Performance Thursday, May 24, 2012 | 8 PM

The Cleveland Orchestra

Stern Auditorium / Perelman Stage
In Salome, Strauss set a scandalous libretto to some of the most incendiary and ingenious music in opera. This concert performance is a rare opportunity to hear one of music history’s most revolutionary works played by one of the world’s best orchestras, with reigning stars of the opera house Nina Stemme and Eric Owens in the lead roles.
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The Program



The Triumph of Woman

It's no accident that so much of today's popular culture is by, for, and about teenagers. Adolescence is the stage of life when the basic human urges for power, autonomy, sex, sensation, identity, and love are closest to the surface. From Sophocles in Electra to Shakespeare in Romeo and Juliet and Hamlet, from Goethe in The Sorrows of Young Werther to George Lucas in Star Wars, artists have  mined that rich vein of emotion to make universal statements about the human condition.

Late in the 19th century, European writers and painters of the Symbolist school discovered another teenager who appears in the Bible only briefly [Matthew 14:1-12], but long enough to inspire extravagant fantasies of sex, violence, and spirituality. The Gospels of Matthew and Mark refer to her only as "the daughter of Herodias," but the early Jewish historian Josephus provides us with her name: Salome.

It did not take long for this glimpse of a dancing princess who asked for and got the head of John the Baptist to grow, in Christian mythology, into every righteous man's worst nightmare: the murderous temptress, the evil twin to virtuous Judith, who saved her people by seducing and beheading the enemy general Holofernes. The Symbolists, obsessed with digging underneath everyday reality to find naked emotional truth, went still further. To one of them, novelist J. K. Huysmans, Salome "had always remained a dim and distant figure, lost in a mysterious ecstasy far off in the mists of time, beyond the reach of punctilious, pedestrian minds, and accessible only to brains shaken and sharpened and rendered almost clairvoyant by neurosis."

The wave of literary passion over Salome had broken and receded somewhat by the time the showman and satirist Oscar Wilde took her up in his play Salomé, written in French for the actress Sarah Bernhardt and published in 1893. Wilde changed the motivation for Salome's terrible request from a conspiracy with her mother to her own unrequited crush on the prophet. The great man is brought down not by kings or empires, but by the simplest of human urges, manifested in a teenage girl's fantasy of revenge.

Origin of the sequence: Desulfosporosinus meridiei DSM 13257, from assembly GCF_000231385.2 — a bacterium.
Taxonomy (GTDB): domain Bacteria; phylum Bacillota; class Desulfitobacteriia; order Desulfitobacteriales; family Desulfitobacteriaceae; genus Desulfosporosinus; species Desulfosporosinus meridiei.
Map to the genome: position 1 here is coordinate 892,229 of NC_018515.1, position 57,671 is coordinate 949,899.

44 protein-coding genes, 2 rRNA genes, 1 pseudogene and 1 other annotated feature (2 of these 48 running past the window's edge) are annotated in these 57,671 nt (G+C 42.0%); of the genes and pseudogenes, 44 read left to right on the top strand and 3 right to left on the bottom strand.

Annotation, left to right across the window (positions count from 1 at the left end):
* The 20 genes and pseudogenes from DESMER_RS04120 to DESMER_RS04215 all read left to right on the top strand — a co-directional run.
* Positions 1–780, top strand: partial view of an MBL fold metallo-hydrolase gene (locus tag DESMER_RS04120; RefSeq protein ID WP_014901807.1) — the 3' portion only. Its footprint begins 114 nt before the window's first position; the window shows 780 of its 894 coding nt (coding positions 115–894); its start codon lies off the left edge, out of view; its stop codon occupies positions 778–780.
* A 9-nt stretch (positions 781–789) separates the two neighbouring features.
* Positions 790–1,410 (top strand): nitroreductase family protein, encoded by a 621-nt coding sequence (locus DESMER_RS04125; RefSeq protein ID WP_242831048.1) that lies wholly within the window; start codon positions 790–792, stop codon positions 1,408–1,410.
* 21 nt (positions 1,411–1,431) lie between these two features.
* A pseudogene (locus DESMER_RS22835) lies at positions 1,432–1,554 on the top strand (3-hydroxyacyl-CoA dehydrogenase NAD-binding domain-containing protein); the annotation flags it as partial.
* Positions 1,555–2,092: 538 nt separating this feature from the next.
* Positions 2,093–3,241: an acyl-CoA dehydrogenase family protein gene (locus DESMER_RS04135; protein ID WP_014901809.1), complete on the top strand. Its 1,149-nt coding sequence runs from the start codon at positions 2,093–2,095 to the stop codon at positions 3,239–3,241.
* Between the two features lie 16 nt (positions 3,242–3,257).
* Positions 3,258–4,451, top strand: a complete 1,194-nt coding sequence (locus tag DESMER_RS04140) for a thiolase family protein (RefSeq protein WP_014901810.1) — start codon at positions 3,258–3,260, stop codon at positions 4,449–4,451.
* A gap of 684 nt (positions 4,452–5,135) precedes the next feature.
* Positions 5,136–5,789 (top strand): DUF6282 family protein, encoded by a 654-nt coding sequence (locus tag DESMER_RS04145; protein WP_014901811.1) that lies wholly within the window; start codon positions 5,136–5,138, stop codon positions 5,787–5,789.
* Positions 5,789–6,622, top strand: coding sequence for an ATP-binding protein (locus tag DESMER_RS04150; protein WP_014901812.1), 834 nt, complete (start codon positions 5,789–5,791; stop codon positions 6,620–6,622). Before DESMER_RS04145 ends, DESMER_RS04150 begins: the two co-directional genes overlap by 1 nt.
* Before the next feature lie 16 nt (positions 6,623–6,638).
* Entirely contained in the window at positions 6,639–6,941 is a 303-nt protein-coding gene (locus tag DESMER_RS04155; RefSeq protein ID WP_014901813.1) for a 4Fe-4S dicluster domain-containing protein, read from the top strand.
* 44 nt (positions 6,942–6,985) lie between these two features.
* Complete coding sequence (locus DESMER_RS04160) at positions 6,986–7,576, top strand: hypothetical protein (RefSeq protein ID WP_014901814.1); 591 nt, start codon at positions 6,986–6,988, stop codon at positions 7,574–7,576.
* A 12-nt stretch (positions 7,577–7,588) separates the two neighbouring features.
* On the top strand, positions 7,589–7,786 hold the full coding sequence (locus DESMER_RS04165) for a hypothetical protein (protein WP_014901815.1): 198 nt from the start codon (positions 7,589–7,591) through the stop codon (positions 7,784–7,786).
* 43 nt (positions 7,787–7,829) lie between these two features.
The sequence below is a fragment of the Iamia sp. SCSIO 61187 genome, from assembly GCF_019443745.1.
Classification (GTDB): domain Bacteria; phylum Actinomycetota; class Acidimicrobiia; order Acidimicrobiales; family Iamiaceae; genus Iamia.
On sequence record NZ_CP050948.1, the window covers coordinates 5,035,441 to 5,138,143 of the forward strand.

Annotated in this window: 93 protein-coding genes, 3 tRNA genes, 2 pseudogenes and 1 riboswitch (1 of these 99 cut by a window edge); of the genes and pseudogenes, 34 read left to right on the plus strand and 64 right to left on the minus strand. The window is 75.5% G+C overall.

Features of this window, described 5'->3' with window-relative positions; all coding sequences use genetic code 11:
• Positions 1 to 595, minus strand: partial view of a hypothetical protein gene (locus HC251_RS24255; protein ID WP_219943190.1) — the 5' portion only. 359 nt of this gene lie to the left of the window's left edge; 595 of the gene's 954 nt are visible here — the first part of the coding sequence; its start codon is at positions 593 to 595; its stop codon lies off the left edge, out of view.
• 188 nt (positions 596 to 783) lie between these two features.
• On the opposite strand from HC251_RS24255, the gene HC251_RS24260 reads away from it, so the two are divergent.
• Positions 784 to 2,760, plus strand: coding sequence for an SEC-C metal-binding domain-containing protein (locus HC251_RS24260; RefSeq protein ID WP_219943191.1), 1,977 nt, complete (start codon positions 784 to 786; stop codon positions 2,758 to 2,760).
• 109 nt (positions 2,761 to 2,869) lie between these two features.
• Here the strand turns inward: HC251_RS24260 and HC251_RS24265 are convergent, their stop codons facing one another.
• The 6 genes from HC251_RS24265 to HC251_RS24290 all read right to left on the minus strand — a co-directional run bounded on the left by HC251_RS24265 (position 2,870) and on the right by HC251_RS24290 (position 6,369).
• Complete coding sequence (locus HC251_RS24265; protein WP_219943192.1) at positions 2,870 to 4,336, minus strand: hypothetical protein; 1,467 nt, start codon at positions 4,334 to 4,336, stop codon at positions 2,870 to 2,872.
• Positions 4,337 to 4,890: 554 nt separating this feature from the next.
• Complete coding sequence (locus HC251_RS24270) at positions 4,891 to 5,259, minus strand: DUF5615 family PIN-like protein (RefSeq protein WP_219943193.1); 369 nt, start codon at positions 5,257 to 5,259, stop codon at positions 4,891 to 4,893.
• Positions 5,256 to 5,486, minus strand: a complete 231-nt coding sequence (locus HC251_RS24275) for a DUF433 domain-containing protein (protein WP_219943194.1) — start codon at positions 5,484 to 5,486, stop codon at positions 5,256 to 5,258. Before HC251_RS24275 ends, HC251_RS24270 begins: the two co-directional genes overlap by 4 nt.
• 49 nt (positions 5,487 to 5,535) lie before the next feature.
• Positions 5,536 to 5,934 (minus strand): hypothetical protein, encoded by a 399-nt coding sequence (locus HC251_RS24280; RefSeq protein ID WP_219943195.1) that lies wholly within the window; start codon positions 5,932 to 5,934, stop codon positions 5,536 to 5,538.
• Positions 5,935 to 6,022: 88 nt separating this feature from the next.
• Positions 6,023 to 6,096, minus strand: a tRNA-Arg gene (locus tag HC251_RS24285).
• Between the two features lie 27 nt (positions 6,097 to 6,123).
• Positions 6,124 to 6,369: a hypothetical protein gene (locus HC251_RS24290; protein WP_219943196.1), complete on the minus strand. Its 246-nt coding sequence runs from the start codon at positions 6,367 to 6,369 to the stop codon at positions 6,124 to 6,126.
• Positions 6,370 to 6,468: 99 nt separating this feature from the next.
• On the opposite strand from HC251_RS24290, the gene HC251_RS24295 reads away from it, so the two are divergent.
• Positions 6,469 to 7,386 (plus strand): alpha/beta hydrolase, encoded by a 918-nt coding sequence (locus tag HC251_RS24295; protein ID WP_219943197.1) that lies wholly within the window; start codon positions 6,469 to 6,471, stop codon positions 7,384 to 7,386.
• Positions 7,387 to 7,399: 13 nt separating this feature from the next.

Wilde's Salome is moody, balky, not even very interested in dancing until she realizes it's the way to get what she wants. She is a temptress only in the lust-clouded minds of her stepfather Herod, the young Syrian captain of the guard Narraboth, and the other men of the court. She seems unaware of sex herself, at least until her feelings coalesce around Herod's strangely magnetic prisoner. Then she becomes, as Richard Strauss would later say, "a 16-year-old with the voice of Isolde."

Strauss first encountered Wilde's play in 1902, when the Austrian poet Anton Lindner sent it to him with an offer to make an opera libretto from it. Strauss was less interested in Lindner's verses than in Wilde's original, as translated into German by Hedwig Lachmann. (Although it was ultimately necessary, as always, to trim and simplify the spoken play for operatic purposes, Salome remains a rare instance of an opera created by setting the words of the original source, without the intervention of a poet or librettist.) Summer vacation was Strauss's time to concentrate on composing; he completed most of Salome in sketch in 1904, following a successful spring tour of North America (including Cleveland), and the orchestration was finished on June 20, 1905.

Only the Dance of the Seven Veils remained to be written, and Strauss did so on August 30, while working on a French adaptation of the opera. After attending a performance of Salome, Gustav Mahler later expressed "grave doubts about the whole theme and subject matter, about the music for the dance, which we did not like, and about a great deal else … and yet the public without hesitation gave a verdict of success."

That verdict first came at the Court Theater in Dresden on December 9, 1905, after which Salome proceeded to stir up a succès de scandale everywhere it played, except in New York, where a citizens' protest against the "moral stench" of this "loathsome, abhorrent" work closed the Metropolitan Opera production after one performance.